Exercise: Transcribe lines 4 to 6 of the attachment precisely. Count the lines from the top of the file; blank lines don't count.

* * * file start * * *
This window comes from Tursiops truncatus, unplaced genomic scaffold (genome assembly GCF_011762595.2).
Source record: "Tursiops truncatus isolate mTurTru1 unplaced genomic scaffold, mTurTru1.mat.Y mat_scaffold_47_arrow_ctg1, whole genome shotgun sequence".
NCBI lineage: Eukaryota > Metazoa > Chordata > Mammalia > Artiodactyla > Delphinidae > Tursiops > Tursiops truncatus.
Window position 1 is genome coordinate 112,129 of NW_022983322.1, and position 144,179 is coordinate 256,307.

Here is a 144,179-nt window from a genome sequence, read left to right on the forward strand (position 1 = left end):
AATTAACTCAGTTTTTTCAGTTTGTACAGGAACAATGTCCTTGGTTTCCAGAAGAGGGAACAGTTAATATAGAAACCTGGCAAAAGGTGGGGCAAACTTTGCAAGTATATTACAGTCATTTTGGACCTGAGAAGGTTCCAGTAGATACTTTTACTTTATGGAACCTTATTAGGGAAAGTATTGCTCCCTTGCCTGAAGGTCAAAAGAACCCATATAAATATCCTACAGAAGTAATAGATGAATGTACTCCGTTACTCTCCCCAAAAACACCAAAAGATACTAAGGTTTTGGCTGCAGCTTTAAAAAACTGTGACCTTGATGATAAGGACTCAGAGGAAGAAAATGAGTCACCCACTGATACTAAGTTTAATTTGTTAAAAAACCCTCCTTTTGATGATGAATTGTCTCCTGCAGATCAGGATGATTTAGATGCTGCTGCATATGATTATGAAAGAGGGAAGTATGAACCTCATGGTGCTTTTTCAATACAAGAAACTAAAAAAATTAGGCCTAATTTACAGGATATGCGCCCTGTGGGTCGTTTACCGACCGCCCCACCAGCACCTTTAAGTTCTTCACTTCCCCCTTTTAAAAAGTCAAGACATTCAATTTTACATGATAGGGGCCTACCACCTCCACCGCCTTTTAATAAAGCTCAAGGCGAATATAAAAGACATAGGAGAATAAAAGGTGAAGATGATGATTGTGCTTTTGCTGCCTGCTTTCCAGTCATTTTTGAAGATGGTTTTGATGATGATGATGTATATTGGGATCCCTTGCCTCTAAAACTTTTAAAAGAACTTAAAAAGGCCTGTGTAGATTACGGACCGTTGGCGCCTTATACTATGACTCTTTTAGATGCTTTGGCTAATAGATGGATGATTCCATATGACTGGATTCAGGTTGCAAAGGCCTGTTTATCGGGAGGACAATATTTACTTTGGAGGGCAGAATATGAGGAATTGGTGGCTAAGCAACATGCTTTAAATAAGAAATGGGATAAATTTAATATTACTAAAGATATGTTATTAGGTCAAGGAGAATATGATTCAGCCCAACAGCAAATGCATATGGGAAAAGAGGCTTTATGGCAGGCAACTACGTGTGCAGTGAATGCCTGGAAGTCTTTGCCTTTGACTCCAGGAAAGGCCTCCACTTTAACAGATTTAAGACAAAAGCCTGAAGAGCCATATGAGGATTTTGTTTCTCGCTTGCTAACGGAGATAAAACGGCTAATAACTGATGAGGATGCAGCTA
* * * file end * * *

Window position 1 is genome coordinate 112,129 of NW_022983322.1, and position 144,179 is coordinate 256,307.

Here is a 144,179-nt window from a genome sequence, read left to right on the forward strand (position 1 = left end):
AATTAACTCAGTTTTTTCAGTTTGTACAGGAACAATGTCCTTGGTTTCCAGAAGAGGGAACAGTTAATATAGAAACCTGGCAAAAGGTGGGGCAAACTTTGCAAGTATATTACAGTCATTTTGGACCTGAGAAGGTTCCAGTAGATACTTTTACTTTATGGAACCTTATTAGGGAAAGTATTGCTCCCTTGCCTGAAGGTCAAAAGAACCCATATAAATATCCTACAGAAGTAATAGATGAATGTACTCCGTTACTCTCCCCAAAAACACCAAAAGATACTAAGGTTTTGGCTGCAGCTTTAAAAAACTGTGACCTTGATGATAAGGACTCAGAGGAAGAAAATGAGTCACCCACTGATACTAAGTTTAATTTGTTAAAAAACCCTCCTTTTGATGATGAATTGTCTCCTGCAGATCAGGATGATTTAGATGCTGCTGCATATGATTATGAAAGAGGGAAGTATGAACCTCATGGTGCTTTTTCAATACAAGAAACTAAAAAAATTAGGCCTAATTTACAGGATATGCGCCCTGTGGGTCGTTTACCGACCGCCCCACCAGCACCTTTAAGTTCTTCACTTCCCCCTTTTAAAAAGTCAAGACATTCAATTTTACATGATAGGGGCCTACCACCTCCACCGCCTTTTAATAAAGCTCAAGGCGAATATAAAAGACATAGGAGAATAAAAGGTGAAGATGATGATTGTGCTTTTGCTGCCTGCTTTCCAGTCATTTTTGAAGATGGTTTTGATGATGATGATGTATATTGGGATCCCTTGCCTCTAAAACTTTTAAAAGAACTTAAAAAGGCCTGTGTAGATTACGGACCGTTGGCGCCTTATACTATGACTCTTTTAGATGCTTTGGCTAATAGATGGATGATTCCATATGACTGGATTCAGGTTGCAAAGGCCTGTTTATCGGGAGGACAATATTTACTTTGGAGGGCAGAATATGAGGAATTGGTGGCTAAGCAACATGCTTTAAATAAGAAATGGGATAAATTTAATATTACTAAAGATATGTTATTAGGTCAAGGAGAATATGATTCAGCCCAACAGCAAATGCATATGGGAAAAGAGGCTTTATGGCAGGCAACTACGTGTGCAGTGAATGCCTGGAAGTCTTTGCCTTTGACTCCAGGAAAGGCCTCCACTTTAACAGATTTAAGACAAAAGCCTGAAGAGCCATATGAGGATTTTGTTTCTCGCTTGCTAACGGAGATAAAACGGCTAATAACTGATGAGGATGCAGCTA